The current weakness in equity markets may not have run its full course, for foreign institutional investors seem to be stepping on their panic sell button as their confidence in Indian equities fades.
The foreign brokerage firms which are getting increasingly bearish on India believe that the bottom for equity markets is still a long way to go as FII selling has just started and there may be more to come.
The foreign investors on Tuesday sold equities worth Rs1,424.31 crore (as per provisional exchange data) in the cash segment after having sold equities worth Rs1,156 crore in previous two sessions.
Jyotivardhan Jaipuria, head of Research, Bank of America Merrill Lynch (India), says investor sentiment on India has turned negative as they seem genuinely concerned about the risk of the policy mistake in order to curb currency volatility.
“However, this sentiments is still some distance away from the extreme bearishness of the past. Despite the bearishness of foreign investors over the past few quarters, FII ownership of Indian markets continues to be at an 8-year high. Any policy mistake could likely result in accelerated selling by the FIIs which could bring down the markets rapidly,” he said in a note on Monday.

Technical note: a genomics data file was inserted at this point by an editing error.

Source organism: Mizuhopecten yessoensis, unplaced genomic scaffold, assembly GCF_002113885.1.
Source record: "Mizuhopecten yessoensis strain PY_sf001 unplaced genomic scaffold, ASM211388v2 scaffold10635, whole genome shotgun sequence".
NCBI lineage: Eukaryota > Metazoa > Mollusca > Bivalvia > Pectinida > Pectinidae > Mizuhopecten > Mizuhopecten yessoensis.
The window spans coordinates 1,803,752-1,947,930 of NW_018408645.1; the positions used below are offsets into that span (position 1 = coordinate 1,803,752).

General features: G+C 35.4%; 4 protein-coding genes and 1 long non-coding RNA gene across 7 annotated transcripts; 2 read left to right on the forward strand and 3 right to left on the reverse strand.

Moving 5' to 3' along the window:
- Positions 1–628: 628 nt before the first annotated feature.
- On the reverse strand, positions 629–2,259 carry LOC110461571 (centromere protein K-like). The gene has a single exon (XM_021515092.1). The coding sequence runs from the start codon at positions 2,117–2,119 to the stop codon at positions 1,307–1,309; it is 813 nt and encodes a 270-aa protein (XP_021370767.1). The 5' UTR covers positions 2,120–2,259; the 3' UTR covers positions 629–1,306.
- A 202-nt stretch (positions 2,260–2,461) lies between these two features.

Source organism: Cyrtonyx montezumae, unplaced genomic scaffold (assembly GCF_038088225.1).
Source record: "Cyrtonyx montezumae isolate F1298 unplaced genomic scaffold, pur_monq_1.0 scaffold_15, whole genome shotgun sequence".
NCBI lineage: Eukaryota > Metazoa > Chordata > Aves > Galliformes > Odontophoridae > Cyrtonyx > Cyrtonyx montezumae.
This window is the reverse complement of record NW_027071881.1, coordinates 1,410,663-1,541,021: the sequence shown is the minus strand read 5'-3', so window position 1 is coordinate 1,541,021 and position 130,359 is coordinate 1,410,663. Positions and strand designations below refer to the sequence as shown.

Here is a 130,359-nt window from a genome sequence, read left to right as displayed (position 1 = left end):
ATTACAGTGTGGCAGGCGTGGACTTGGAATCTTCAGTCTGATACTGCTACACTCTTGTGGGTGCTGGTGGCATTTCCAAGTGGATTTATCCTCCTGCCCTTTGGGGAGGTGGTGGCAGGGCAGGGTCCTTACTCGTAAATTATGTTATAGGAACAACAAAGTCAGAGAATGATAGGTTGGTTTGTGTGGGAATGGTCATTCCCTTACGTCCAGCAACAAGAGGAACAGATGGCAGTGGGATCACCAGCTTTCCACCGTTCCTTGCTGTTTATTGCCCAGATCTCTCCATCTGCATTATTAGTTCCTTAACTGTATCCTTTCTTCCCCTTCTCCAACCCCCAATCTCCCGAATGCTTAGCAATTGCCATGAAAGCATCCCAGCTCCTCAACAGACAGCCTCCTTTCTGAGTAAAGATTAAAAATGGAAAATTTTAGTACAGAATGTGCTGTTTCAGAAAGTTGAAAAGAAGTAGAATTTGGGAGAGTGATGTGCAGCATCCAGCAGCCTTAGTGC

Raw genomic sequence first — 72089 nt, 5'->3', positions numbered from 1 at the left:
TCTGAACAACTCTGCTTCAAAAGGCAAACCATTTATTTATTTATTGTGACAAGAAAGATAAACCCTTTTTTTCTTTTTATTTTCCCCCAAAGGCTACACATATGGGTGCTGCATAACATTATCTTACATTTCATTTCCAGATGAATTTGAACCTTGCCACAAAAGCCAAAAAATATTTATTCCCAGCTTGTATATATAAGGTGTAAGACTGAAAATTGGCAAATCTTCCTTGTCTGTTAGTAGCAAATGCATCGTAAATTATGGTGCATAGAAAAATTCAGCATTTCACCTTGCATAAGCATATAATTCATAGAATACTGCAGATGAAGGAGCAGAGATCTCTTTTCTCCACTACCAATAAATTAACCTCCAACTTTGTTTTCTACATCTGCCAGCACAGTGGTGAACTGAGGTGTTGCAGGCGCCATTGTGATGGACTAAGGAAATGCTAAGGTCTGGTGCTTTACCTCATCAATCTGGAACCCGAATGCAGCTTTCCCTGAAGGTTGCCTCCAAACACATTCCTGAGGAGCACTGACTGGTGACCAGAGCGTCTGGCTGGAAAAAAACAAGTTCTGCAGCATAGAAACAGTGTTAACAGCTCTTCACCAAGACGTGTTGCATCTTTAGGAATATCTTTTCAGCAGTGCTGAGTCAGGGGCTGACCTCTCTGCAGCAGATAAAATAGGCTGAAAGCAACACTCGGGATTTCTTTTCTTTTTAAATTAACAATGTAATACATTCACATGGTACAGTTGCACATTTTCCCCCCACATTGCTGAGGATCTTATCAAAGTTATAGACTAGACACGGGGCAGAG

The 5.89% fall in equity markets and nearly 2.9% fall in currency over the last three sessions has meant that FII returns have been negative 8.66% in the last three sessions.
Jaipuria believes that most of their proprietary indicators show that tactically it’s better to wait for a further correction or some signs of stability in the currency before buying India. The rupee threat seems apparent for FIIs.
While Indian markets may have just fallen 6% since the start of the year, foreigners who have pumped in huge money in equity markets so far this year have witnessed negative returns of 18.3% so far this calendar year on account of a sharp rupee slide.
Morgan Stanley too believes that bottom is still far off and it’s better to wait. “No doubt, some of the sentiment indicators we track appear to be reaching oversold territory and at some point in the next few Nifty points and a few days, the market is likely to rally.
However, until the fundamental construct remains the way it is – we think this will be a rally to sell, not buy,” Ridham Desai, Sheela Rathi, Utkarsh Khandelwal, analysts at Morgan Stanley, wrote in a note on Tuesday.
According to Morgan Stanley, momentum indicators suggest the market needs to fall a lot more before they can conclude that it has capitulated. “The 200 DMA indicator, for example, suggests a further 15% downside. FII flows indicator too has not yet turned totally negative. FII Flows have slowed from their May-13 peak.
Flows had peaked at $31 billion, or 2.6% of market cap – usually a level that is bad for the market. We are now down to 2.1%. Flows need to be at least at 0% on a 12-month trailing month basis for markets to bottom. If this has to happen by December-13, it implies an outflow of $12.5 billion,” wrote the trio at Morgan Stanley.